As housing rental prices continue to gain, income-minded investors should consider real estate investment trusts and related exchange traded funds with a focus on the residential segment.
According to Real Page data, national asking rents rose 10.3% in August year-over-year, the first double-digit increase in the over two decades this data has been collected, the Wall Street Journal reports.
In several popular cities, the asking rent hikes were much greater than the national figure.
“The rent growth that we’re seeing in places like Phoenix and Las Vegas and Tampa, it’s obviously unprecedented,” Jay Parsons, deputy chief economist for Real Page, told the WSJ.
August rents jumped more than 20% year-over-year in each of the cities mentioned by Parsons.
Monthly rents were also up over 20% in smaller markets like Boise, Idaho, and Naples, Florida, as well.
Analysts attribute the fast-rising rents to a number of factors. For example, many younger adults who sheltered from the coronavirus pandemic with family last year are now moving out to their own apartments. In many cases, they are prepping to go back to the office.
Meanwhile, middle-income workers who have been priced out of the hot housing market have been forced to go back to renting.
Along with the heavy demand, the limited growth in new apartment supply has contributed to rising prices. Apartment occupancy rates, a metric for helping landlords determine rent, reached a record high of 97.1% in August.
Americans are also more well-off, so they are willing to pay the higher rents. Household incomes for new renters at professionally managed properties also hit a new high of over $70,000 per year.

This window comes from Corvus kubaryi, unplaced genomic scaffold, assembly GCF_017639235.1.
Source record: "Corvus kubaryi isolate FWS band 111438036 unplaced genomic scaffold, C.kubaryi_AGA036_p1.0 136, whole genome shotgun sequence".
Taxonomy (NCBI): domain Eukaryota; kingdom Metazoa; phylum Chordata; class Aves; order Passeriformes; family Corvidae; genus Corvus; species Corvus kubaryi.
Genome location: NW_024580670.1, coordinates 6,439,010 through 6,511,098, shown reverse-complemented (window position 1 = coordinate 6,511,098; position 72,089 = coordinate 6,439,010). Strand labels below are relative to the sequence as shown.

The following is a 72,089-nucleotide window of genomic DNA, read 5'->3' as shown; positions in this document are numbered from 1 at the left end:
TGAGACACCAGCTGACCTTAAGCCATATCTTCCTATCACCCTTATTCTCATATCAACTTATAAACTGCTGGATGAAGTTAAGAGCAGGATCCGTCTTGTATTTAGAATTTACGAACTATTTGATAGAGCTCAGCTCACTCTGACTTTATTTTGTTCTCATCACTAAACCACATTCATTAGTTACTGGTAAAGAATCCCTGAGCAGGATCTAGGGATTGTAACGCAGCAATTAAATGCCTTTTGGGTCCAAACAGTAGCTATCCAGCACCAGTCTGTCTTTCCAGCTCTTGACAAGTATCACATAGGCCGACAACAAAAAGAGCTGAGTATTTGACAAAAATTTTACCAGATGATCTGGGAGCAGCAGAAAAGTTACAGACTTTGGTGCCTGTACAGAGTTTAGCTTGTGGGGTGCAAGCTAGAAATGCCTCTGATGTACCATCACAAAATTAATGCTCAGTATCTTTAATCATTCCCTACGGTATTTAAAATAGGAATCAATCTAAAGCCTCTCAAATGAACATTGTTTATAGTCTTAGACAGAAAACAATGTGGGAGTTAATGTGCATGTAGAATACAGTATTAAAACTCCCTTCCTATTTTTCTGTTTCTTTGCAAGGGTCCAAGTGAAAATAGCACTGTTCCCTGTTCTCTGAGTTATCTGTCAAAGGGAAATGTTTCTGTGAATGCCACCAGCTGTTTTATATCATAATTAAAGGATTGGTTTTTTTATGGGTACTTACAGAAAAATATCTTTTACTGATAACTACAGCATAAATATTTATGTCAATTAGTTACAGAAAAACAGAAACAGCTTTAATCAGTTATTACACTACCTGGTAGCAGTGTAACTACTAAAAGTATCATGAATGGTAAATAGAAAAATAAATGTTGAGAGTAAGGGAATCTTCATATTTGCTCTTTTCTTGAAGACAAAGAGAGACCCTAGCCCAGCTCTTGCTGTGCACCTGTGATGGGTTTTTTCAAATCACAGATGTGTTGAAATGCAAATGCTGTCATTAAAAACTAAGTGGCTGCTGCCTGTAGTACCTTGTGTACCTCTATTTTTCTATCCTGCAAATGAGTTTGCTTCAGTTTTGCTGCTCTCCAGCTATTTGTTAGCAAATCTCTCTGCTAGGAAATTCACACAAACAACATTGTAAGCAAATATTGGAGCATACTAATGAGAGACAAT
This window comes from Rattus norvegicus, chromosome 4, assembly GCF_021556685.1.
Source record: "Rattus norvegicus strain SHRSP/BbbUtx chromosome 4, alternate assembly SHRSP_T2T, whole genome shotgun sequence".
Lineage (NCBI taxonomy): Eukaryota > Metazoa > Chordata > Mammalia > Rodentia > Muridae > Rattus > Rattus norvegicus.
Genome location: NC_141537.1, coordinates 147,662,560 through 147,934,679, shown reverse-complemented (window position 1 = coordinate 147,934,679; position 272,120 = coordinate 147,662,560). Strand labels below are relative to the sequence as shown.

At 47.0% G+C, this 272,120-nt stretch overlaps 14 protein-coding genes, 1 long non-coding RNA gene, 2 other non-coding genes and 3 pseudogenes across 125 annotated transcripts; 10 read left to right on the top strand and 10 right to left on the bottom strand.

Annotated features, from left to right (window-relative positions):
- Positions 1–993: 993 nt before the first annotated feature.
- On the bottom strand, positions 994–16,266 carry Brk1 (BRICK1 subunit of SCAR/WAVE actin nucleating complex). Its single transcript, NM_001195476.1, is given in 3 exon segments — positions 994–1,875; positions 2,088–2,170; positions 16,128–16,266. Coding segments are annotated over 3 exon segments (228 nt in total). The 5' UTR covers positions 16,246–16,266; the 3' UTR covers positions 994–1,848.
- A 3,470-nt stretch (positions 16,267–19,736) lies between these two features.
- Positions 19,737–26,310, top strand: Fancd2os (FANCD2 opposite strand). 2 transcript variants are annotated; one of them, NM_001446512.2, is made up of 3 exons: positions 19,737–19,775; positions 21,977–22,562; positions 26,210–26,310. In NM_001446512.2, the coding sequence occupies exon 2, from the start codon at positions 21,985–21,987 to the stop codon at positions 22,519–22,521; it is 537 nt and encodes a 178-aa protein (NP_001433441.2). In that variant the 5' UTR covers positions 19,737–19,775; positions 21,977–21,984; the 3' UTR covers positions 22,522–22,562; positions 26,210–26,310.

Looking ahead, the end to the federal eviction ban could also further support landlords’ bargaining power.
Investors who want a piece of the real estate action can access the space through funds like the Vanguard Real Estate ETF (NYSEArca: VNQ). VNQ seeks to provide a high level of income and moderate long-term capital appreciation by tracking the performance of the MSCI US Investable Market Real Estate 25/50 Index that measures the performance of publicly traded equity REITs and other real estate-related investments. However, broad REITs sector-specific ETFs have low exposure to residential REITs, with VNQ’s underlying portfolio including a 14.9% tilt to residentials.
On the other hand, ETF investors who are interested in gaining exposure to this ongoing trend in the housing market can consider residential-heavy REIT ETFs, such as the iShares Residential Real Estate Capped ETF (NYSEArca: REZ) and NuShares Short-Term REIT ETF (BATS: NURE). NURE includes a hefty 49.7% tilt toward apartment- or rental-related REITs while REZ has a 50.5% weight in residential REITs.
For more news, information, and strategy, visit the Dividend Channel.